The wine festival of Montmartre

Clos Montmartre (2)

Michael Oudyn

I am away from Barcelona visiting Paris.  I find myself up in Bohemian Montmartre gazing through a wire fence at  the vines of  “Clos Montmartre”, the last active vineyard inside the Paris city limits.

“Clos Montmartre” is found on a quiet picturesque backstreet up a hill from the Moulin Rouge where Toulouse-Lautrec drank his Earthquakes (half cognac and half absinth) and then died of alcoholism at  36.  It is just around the corner from the house where Maurice Utrillo was born, raised, and took to painting the streets of Montmartre as therapy after being institutionalized for alcoholism at the age of 19.  The lesson: always drink in moderation.  Which apparently isn´t that hard to do with cuvee Montmartre.  According to the few who claim to have actually drunk the stuff it can be pretty nasty.  Each year the wines are given fancy names like cuvee Georges Brassens (in honour of the iconic folk singer) and  then auctioned off at high prices for charity.  But most choose to put it on display and show it off periodically  rather than actually drink it.  It makes a better conversation piece than an aperitif.  The production is very limited, so there´s not much hope of finding it, or fear of having it served to you unawares.

But Montmartre wines haven´t always had such a dubious reputation.  They were famous during Roman times and not that long ago the hill was thick with vineyards.  Parisian legend has it that the greatest wine connoisseur of all time, Bacchus/Dionysius himself, lived on  Montmartre.   The vineyards of Clos Montmartre were planted on the site of an ancient temple dedicated to Bacchus.

But in modern times things are more folklore/tourism.  Every first weekend of October Montmartre turns officially Dionysian during the three-day Fetes de vendages de Montmartre (The Montmartre Grape Festival).  It is free and there are tastings and celebrities and about 150,000 visitors per year.  And even a  theme.  Last year it was cinema with short-film screenings and a concert of music from the Montmartre cult film Amelie.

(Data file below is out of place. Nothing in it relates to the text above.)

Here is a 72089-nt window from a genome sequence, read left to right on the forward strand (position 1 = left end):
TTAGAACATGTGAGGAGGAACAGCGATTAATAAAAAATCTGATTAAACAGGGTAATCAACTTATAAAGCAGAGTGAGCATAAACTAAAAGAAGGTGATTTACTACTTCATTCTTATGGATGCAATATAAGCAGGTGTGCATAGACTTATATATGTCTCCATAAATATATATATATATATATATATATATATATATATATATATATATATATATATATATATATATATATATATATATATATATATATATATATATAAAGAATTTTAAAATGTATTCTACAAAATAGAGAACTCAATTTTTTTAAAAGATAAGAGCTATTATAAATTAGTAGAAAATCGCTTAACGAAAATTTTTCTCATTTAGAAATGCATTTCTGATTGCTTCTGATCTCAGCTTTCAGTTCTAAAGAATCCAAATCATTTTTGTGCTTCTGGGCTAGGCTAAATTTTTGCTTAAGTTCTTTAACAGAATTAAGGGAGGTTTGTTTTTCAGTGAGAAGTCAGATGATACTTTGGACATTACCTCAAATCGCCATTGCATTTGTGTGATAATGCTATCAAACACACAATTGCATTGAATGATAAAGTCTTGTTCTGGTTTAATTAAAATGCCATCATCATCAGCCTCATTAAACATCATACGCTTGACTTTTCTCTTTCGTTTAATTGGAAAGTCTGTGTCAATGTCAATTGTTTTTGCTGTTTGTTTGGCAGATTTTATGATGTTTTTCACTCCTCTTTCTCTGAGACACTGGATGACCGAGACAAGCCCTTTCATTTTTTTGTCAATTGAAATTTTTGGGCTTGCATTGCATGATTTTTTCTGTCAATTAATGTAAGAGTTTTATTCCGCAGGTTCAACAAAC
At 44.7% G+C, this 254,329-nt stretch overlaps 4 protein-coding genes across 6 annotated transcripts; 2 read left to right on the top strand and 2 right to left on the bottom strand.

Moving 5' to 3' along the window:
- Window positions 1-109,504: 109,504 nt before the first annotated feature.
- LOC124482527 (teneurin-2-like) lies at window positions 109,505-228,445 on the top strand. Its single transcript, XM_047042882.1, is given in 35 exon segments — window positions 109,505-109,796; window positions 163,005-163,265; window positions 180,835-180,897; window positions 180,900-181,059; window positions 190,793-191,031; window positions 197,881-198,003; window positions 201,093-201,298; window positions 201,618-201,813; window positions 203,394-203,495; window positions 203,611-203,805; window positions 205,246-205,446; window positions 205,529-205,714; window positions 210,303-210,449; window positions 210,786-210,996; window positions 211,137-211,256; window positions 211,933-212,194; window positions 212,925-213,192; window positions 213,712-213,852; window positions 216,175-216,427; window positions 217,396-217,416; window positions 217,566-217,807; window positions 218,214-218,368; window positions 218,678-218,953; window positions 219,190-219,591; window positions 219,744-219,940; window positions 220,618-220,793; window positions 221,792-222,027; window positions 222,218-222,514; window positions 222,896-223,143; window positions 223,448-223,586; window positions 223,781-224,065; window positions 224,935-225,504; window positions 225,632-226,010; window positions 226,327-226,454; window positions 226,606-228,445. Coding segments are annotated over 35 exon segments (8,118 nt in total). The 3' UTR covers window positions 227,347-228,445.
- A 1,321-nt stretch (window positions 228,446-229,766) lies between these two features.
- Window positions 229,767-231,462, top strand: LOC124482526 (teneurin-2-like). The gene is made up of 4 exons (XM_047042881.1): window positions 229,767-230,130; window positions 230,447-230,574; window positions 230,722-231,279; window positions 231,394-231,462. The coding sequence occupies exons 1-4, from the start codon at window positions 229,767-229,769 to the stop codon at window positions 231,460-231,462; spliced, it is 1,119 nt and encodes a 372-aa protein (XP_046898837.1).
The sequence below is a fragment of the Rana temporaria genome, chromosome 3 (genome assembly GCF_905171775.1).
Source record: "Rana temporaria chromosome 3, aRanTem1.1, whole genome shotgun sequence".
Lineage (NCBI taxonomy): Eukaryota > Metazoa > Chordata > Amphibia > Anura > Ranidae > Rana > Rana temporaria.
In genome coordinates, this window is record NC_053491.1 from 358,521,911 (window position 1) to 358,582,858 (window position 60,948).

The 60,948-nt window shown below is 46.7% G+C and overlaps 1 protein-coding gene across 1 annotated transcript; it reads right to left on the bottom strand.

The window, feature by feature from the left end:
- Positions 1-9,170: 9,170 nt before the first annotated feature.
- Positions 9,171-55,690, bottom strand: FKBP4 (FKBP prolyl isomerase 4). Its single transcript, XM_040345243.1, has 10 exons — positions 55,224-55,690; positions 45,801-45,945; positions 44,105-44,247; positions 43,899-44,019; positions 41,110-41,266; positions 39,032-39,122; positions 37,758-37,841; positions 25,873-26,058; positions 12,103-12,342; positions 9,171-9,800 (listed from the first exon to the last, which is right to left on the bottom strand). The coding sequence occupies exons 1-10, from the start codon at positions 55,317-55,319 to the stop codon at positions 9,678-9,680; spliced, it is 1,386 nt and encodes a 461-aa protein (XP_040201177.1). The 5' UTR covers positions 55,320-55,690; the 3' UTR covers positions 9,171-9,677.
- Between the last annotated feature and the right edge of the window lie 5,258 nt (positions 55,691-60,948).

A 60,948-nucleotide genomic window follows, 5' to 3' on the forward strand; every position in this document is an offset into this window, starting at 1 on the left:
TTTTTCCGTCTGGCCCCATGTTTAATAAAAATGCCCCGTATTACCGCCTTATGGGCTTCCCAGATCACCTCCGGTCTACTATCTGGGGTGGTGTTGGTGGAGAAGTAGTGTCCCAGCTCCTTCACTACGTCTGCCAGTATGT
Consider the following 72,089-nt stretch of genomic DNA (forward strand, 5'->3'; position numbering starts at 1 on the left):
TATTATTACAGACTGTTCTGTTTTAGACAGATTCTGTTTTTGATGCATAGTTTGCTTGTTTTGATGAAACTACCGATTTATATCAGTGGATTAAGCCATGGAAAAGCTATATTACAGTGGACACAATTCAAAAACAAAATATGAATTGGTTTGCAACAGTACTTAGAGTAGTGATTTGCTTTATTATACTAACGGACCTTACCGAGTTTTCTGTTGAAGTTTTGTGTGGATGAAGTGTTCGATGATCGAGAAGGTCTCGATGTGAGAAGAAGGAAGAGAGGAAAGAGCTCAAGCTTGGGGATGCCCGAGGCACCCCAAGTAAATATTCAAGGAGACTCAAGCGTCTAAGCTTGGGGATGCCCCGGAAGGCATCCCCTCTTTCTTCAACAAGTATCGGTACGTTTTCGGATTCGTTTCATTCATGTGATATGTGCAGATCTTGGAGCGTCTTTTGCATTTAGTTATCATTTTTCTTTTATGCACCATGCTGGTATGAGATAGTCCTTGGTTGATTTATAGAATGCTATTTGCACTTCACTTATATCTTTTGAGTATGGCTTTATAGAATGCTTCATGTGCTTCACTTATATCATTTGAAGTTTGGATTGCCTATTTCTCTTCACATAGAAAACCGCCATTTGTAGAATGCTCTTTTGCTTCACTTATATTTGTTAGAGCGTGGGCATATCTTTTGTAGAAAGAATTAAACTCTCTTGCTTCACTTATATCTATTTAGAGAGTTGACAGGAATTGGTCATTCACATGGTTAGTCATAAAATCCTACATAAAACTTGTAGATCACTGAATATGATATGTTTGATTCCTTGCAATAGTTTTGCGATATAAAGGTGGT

I don´t know.  I´ve never been to this festival, but it sounds like good, clean fun in a Bohemian-Kitsch sort of way.  Has anyone ever been?  What´s your advice?

3 Responses to “The wine festival of Montmartre”

  1. Raymondo Says:

    Great post Michael, nice balance of erudition, wine lore, and fun.

  2. The Montmartre Wine Festival, 2009: Impressions « Wine Tripping Says:

    […] By oudyn On June 4, 2009 I posted an article on the history of the wine festival at Montmartre. (read post)  So, serious wine journalist that I am, I thought I would go back to Paris and actually check it […]

  3. Nata Says:

    Casualmente hemos acabado en esta fiesta de vinos de montmartre…bueno la verdad es que vino NO HEMOS PROBADO, Lo que hemos vevido es el CHAMPAGNE el de deverdad, el frances el autentico….IT WAS THE BEST I HAD TRIED IN MY LIFE!!! Y LA BOCATA DE FOIE GRAS ya no te cuento…mmmmmm.
    Buneno tambien probe un chupito de vino tinto, porque los pageses ivan por las calles con un caro lleno de botellas de vino y te invitaban gratis y te daban un chupito de PLASTICO como tu dices… bueno, que tal era el vino de chupito? pues INTERESANTE!

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